MURRELLS INLET, SC (WMBF) - Animal shelters along the Grand Strand are dealing with serious overcrowding issues. Some say this is one of the worst years ever.
At Coastal Animal Rescue in Murrells Inlet, the shelter is at max capacity. The founder says they have been since they opened.
The most easily fixed part of the problem, shelter organizers say, lies within the fact that there are owners who don't get their pet spayed or neutered. That would make a huge difference.
Most offer spay and neuter clinics at reasonable prices to entice people to bring animals in. But shelters say as hard as they try, the population doesn't seem to change.
David Parks, the founder of Coastal Animal Rescue in Murrells Inlet says it is a problem that affects everyone in the community. Even if you don't have pets, a large population of stray animals in your neighborhood can cause problems.
"Anything from complaints from animals digging in dumpsters, to having kittens in your backyard that are from feral cats," Parks says. "Stray cats doing harm to bird sanctuaries and property damage and on and on."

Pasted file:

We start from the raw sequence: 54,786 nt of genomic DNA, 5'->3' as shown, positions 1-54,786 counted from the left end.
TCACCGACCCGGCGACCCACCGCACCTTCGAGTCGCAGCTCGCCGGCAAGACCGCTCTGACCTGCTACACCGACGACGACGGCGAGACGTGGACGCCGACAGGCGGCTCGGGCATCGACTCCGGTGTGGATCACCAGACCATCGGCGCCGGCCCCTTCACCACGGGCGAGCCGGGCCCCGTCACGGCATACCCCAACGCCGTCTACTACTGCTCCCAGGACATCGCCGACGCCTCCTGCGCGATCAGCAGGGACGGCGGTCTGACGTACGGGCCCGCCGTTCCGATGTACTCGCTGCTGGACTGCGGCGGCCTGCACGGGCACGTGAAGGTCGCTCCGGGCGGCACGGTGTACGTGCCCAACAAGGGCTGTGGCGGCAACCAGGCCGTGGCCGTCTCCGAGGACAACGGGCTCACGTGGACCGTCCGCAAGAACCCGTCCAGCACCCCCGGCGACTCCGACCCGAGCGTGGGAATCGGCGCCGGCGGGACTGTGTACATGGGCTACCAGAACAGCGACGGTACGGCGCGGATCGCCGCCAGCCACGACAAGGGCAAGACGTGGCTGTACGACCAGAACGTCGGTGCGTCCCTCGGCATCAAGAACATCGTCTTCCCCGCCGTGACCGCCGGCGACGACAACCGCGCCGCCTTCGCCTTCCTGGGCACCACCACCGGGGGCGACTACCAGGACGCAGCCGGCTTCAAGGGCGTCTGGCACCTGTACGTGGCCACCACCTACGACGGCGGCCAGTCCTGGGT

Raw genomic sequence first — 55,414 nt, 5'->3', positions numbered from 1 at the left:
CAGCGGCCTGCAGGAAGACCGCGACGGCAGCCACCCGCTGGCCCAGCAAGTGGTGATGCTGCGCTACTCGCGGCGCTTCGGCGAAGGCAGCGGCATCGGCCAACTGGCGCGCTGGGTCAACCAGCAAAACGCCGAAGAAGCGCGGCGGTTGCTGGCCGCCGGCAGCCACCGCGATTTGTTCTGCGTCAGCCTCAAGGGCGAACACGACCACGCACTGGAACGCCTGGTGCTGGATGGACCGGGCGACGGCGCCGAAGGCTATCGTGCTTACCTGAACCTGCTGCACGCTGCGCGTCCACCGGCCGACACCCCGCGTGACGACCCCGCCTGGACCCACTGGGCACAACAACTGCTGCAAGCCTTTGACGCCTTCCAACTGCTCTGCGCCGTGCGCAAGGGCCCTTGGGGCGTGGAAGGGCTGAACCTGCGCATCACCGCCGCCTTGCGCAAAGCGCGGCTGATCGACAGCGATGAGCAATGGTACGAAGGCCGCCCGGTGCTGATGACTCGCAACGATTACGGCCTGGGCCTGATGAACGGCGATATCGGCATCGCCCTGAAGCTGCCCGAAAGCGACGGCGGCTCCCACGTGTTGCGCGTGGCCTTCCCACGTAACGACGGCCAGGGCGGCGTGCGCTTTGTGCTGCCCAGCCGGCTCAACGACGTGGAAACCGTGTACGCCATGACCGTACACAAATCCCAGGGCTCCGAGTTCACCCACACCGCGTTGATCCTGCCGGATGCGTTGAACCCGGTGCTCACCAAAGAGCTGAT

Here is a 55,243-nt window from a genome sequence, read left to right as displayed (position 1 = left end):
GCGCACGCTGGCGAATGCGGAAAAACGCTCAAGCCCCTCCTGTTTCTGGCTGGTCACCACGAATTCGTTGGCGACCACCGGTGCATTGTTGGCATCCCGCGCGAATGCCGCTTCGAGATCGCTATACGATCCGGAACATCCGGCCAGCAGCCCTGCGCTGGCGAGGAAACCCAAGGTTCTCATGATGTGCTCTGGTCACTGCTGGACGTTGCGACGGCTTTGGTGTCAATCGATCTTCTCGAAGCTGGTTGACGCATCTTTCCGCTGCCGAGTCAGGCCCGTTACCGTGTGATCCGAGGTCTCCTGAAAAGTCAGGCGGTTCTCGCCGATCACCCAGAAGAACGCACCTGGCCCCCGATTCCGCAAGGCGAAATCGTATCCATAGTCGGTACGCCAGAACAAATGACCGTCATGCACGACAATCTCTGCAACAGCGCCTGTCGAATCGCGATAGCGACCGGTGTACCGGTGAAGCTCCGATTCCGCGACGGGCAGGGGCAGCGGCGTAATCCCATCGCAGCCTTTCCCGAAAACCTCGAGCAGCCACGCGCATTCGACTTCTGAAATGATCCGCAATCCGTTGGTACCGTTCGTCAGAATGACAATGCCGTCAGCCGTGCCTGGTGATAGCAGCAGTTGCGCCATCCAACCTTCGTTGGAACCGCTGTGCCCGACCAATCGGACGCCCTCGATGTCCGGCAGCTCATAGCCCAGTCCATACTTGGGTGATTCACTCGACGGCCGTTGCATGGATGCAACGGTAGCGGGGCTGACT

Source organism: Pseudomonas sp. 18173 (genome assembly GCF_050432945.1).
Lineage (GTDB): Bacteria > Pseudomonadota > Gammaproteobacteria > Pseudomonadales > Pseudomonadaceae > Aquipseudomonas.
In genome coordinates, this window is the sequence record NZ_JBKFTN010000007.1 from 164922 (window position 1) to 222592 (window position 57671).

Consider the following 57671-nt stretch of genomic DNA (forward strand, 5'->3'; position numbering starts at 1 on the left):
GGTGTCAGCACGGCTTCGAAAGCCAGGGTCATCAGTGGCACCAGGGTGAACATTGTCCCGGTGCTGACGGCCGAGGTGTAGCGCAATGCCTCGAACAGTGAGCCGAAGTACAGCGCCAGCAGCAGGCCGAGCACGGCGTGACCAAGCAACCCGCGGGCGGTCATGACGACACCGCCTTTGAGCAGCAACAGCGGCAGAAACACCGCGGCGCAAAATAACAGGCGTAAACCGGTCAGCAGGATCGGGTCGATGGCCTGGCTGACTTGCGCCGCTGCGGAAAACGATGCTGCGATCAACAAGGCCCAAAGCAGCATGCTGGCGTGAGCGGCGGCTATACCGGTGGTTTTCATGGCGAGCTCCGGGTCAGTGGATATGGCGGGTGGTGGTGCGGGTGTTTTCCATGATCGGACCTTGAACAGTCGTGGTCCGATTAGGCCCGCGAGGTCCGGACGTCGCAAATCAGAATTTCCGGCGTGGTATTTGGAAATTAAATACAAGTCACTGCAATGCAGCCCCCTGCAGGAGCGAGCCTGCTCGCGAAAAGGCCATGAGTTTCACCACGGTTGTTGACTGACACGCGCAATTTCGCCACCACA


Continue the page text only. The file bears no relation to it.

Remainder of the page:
Shelter employees say they would like to see an ordinance drafted to require pet owners to spay and neuter their animals. That way people who don't necessarily feel like that have to take their animal to the clinic would make the effort, by law.
Park says those who work at the shelters try to find new ways to get people thinking about animals.
"We do a lot of things like educating children, which passes onto their parents when the little kid goes home and asks 'Mama why is little Buffy not spayed?' You know just educating the public. We try to do that as much as we can," Parks added.